Opinion / Featured Contributors

Staying close to growth target, despite bleak global prospects

By Dan Steinbock ( Updated: 2016-08-02 11:13

Assuming no surprises in the second half of the year, China’s growth in 2016 will remain near the target of 6.5 percent reflecting structural transition in the mainland, secular stagnation in the West and post-Brexit tensions globally.

In mid-July, China’s second-quarter GDP figures beat estimates with a 6.7 percent expansion, thanks to support by a slate of stimulus measures from the government and the central bank.

In the next two quarters, China’s growth is expected to decelerate to around 6.5 percent or less. In annualized figures, the quarterly data indicates an expansion of nearly 6.5 percent, which remains close to the ambitious target of 6.5-7 percent. At the same time, the consumer price index (CPI) is likely to increase to 2.5 percent.

Diminished global prospects

Since early spring, policymakers have opted for fiscal and monetary stimulus, particularly to support property markets which have fueled home prices, while contributing to construction, employment and stability.

However, the central government is between a rock and a hard place, thanks to diminished global prospects.

In the US, fiscal conditions have tightened and rate hikes remain on hold. In Europe, expansion relies excessively on central bank’s quantitative easing and ultra-low rates. In Japan, Prime Minister Abe is pushing still another huge fiscal stimulus, while central bank is relying on negative rates and aggressive monetary injections.

In this international comparison, the People’s Bank of China (PBOC) looks almost conservative as it has allowed the deflation of some asset bubbles. Nevertheless, while the PBOC may not resort to policy rate cuts, it is likely to engage in further cuts of reserve ratio requirements (RRR), which will reduce the amount cash banks need to hold.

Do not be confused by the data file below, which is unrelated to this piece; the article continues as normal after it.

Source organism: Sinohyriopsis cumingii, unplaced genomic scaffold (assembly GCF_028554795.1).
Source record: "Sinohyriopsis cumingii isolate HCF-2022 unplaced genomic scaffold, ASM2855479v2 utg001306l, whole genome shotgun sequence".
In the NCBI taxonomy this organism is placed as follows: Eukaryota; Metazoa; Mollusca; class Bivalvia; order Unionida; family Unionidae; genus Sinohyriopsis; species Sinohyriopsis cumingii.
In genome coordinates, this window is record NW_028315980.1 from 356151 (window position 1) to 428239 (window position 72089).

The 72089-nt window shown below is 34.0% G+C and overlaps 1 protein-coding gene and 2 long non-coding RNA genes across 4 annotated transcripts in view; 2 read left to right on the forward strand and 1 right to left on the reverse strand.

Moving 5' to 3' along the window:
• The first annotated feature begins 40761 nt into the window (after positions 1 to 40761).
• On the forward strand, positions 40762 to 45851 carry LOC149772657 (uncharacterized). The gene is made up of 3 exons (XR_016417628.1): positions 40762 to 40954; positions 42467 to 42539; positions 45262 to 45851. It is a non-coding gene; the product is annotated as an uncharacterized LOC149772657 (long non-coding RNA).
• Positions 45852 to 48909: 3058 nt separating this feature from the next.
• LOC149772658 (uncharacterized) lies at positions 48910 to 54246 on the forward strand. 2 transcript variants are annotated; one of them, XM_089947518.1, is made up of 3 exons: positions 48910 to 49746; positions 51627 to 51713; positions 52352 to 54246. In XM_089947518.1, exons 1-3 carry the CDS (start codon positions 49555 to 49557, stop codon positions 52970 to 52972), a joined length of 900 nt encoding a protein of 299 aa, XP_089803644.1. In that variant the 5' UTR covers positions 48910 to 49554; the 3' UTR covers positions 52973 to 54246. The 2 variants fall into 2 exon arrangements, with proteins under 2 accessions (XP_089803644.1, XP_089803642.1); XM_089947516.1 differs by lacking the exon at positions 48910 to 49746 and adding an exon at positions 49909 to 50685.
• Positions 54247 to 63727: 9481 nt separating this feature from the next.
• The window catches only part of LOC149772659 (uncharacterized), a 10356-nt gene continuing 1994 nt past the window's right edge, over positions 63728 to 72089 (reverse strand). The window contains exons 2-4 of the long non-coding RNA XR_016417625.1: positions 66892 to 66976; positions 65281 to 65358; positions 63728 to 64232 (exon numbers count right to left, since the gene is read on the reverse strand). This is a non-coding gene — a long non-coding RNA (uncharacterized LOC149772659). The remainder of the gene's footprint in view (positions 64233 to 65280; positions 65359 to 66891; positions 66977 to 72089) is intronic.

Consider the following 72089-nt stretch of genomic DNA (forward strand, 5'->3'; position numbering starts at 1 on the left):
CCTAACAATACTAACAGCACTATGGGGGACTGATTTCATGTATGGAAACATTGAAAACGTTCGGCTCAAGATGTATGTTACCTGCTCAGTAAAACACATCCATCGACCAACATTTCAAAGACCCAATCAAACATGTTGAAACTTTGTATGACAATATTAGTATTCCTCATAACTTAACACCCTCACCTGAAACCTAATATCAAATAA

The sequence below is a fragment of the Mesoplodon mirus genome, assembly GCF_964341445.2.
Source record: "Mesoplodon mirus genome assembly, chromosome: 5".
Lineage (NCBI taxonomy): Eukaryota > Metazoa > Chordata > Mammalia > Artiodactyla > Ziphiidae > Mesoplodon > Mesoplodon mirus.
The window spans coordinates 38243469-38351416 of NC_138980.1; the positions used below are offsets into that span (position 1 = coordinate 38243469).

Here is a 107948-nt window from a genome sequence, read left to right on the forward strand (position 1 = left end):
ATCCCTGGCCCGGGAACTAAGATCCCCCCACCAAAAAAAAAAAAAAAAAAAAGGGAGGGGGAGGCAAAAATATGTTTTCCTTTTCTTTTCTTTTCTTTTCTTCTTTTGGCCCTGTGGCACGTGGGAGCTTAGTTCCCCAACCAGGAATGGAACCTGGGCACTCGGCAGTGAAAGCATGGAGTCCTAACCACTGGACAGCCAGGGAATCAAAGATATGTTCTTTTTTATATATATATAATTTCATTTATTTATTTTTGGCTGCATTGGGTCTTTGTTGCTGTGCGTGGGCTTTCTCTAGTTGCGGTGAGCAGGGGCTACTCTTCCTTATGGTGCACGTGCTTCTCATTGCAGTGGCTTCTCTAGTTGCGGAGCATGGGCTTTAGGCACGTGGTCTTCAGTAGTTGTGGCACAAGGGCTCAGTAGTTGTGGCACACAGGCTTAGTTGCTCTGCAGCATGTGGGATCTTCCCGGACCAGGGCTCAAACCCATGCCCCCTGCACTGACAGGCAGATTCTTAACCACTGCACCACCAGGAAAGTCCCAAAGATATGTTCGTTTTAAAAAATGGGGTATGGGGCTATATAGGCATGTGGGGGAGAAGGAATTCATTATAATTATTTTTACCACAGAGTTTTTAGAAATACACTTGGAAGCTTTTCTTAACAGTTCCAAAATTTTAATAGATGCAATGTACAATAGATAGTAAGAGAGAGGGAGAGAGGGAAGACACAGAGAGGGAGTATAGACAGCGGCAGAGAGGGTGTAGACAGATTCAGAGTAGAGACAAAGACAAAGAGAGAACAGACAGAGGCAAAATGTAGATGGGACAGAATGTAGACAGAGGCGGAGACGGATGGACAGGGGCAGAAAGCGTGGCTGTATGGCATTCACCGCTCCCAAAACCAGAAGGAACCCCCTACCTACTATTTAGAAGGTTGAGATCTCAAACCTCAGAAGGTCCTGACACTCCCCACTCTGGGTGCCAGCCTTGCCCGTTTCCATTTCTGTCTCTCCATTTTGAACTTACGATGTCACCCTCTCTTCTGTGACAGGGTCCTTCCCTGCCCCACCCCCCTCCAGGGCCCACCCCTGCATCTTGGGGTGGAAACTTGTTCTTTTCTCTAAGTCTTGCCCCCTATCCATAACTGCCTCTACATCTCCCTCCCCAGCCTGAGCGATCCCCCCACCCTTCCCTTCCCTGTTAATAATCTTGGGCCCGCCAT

As a result of leverage, Chinese banks’ non-performing loans (NPLs) have increased, while concerns have risen about asset quality, due to credit expansion.

Beware of sustained credit expansion

Between 2007 and 2014, debt-to-GDP ratios rose in major advanced economies, by more than 50 percentage points in many cases. During the same period, China’s debt quadrupled to $28 trillion, fueled by real estate and shadow banking.

In the advanced West, accumulated debt will constrain growth for decades to come. Despite relatively faster debt accumulation, China may be better positioned to overcome credit expansion.

Unlike major advanced economies, China can still manage its debt on the back of growth. In the US, government debt exceeds 105 percent of the GDP, while below 2 percent growth is not adequate to contain the challenge. What’s worse, Washington lacks a credible, bipartisan and medium-term debt plan. In the Euro area, government debt exceeds 96 percent of the GDP, while 1 percent growth is inadequate to defuse the challenge. What’s worse, while Brussels may have political will to contain the debt burden, it lacks the institutions to do so.

Second, in advanced economies, general government debt is a result of a long-term gap between revenues and expenditures. The leverage is structural. In China, government debt is still tolerable, whereas excessive leverage evolved largely at the local level following the 2009 stimulus.

Nevertheless, China’s credit expansion remains about 13 percent; twice as high as the country’s growth pace. Moreover, concern is increasing about shadow banking-associated indebtedness.

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